Background: Protein supplements are consumed frequently by athletes and recreationally active adults for various reasons, including improved exercise performance and recovery after exercise. Yet, far too often, the decision to purchase and consume protein supplements is based on marketing claims rather than available evidence-based research.
Objective: The purpose of this review was to provide a systematic and comprehensive analysis of the literature that tested the hypothesis that protein supplements, when combined with carbohydrate, directly enhance endurance performance by sparing muscle glycogen during exercise and increasing the rate of glycogen restoration during recovery. The analysis was used to create evidence statements based on an accepted strength of recommendation taxonomy.
Data sources: English language articles were searched with PubMed and Google Scholar using protein and supplements together with performance, exercise, competition, and muscle, alone or in combination as keywords. Additional articles were retrieved from reference lists found in these papers.
Study selection: Inclusion criteria specified recruiting healthy active adults less than 50 years of age and evaluating the effects of protein supplements in combination with carbohydrate on endurance performance metrics such as time-to-exhaustion, time-trial, or total power output during sprint intervals. The literature search identified 28 articles, of which 26 incorporated test metrics that permitted exclusive categorization into one of the following sections: ingestion during an acute bout of exercise (n = 11) and ingestion during and after exercise to affect subsequent endurance performance (n = 15). The remaining two articles contained performance metrics that spanned both categories.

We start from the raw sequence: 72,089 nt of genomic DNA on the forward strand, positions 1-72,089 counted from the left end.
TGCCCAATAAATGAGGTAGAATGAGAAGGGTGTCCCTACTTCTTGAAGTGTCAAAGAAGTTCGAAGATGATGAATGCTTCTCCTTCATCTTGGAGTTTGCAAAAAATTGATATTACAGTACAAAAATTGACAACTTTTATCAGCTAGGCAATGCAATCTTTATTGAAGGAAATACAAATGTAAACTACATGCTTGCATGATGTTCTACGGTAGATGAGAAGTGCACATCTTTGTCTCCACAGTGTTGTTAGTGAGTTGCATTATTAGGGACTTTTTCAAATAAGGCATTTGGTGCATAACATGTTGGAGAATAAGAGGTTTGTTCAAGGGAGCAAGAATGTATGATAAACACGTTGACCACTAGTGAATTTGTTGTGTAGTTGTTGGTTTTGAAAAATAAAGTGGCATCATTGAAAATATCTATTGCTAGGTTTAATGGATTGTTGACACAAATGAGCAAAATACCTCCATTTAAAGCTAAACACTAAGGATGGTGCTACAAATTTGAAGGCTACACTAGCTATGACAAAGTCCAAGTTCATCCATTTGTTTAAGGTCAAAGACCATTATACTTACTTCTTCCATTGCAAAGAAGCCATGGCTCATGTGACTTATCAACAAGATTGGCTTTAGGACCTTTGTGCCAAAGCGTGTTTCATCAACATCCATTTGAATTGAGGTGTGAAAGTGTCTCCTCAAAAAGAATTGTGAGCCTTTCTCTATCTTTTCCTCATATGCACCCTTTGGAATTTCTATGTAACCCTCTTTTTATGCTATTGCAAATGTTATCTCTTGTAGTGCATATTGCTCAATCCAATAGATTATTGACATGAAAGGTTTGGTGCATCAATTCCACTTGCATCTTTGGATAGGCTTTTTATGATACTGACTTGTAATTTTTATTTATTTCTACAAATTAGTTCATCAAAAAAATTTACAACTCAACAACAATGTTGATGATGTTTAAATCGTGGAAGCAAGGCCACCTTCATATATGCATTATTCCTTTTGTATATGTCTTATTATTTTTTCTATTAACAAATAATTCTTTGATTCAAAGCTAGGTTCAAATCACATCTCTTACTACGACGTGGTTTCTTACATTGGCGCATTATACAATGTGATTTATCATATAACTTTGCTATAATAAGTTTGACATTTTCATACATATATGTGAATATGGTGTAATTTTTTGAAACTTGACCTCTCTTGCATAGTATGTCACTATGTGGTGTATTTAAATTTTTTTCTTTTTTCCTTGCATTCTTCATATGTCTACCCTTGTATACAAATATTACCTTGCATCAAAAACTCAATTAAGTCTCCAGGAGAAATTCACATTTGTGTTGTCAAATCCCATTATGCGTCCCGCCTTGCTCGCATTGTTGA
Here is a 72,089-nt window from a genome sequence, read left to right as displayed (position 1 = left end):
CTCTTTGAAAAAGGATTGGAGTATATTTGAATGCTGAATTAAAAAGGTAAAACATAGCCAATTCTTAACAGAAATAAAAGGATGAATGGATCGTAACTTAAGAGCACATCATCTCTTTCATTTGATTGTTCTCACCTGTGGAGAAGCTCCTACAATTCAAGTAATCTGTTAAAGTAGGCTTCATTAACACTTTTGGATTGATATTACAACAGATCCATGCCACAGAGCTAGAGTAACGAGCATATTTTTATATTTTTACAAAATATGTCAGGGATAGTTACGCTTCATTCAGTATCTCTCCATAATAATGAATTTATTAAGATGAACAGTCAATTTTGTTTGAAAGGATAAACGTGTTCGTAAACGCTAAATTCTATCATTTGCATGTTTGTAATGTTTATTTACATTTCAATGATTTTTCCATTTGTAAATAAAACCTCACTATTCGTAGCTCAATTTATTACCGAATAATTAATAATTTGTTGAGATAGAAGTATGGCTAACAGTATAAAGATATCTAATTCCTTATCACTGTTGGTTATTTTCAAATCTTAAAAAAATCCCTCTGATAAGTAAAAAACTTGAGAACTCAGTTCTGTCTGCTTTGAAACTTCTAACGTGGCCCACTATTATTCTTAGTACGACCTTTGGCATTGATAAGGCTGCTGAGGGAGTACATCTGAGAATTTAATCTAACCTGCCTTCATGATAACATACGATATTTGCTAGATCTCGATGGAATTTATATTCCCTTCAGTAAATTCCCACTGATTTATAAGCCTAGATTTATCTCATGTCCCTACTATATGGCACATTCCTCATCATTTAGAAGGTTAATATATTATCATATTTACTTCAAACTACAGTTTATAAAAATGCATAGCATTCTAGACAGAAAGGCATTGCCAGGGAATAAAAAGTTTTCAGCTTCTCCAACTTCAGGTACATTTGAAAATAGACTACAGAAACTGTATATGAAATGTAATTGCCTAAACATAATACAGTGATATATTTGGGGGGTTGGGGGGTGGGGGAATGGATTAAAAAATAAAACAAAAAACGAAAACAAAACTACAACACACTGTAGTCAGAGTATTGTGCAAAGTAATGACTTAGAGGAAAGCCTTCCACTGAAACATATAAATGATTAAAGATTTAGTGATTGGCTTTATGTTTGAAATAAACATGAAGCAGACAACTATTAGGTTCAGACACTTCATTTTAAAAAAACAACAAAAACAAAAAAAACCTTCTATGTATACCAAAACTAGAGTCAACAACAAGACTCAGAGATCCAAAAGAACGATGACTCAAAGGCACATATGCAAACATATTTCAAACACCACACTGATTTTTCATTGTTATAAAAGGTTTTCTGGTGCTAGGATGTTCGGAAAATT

Study appraisal and synthesis methods: All papers were read in detail and searched for experimental design confounders such as energy content of the supplements, dietary control, use of trained or untrained participants, number of subjects recruited, direct measures of muscle glycogen utilization and restoration, and the sensitivity of the test metrics to explain the discrepant findings.
Results: Our evidence statements assert that when carbohydrate supplementation was delivered at optimal rates during or after exercise, protein supplements provided no further ergogenic effect, regardless of the performance metric used. In addition, the limited data available suggested recovery of muscle glycogen stores together with subsequent rate of utilization during exercise is not related to the potential ergogenic effect of protein supplements.
Limitations: Many studies lacked ability to measure direct effects of protein supplementation on muscle metabolism through determination of muscle glycogen, kinetic assessments of protein turnover, or changes in key signaling proteins, and therefore could not substantiate changes in rates of synthesis or degradation of protein. As a result, the interpretation of their data was often biased and inconclusive since they lacked ability to test the proposed underlying mechanism of action.
Conclusions: When carbohydrate is delivered at optimal rates during or after endurance exercise, protein supplements appear to have no direct endurance performance enhancing effect.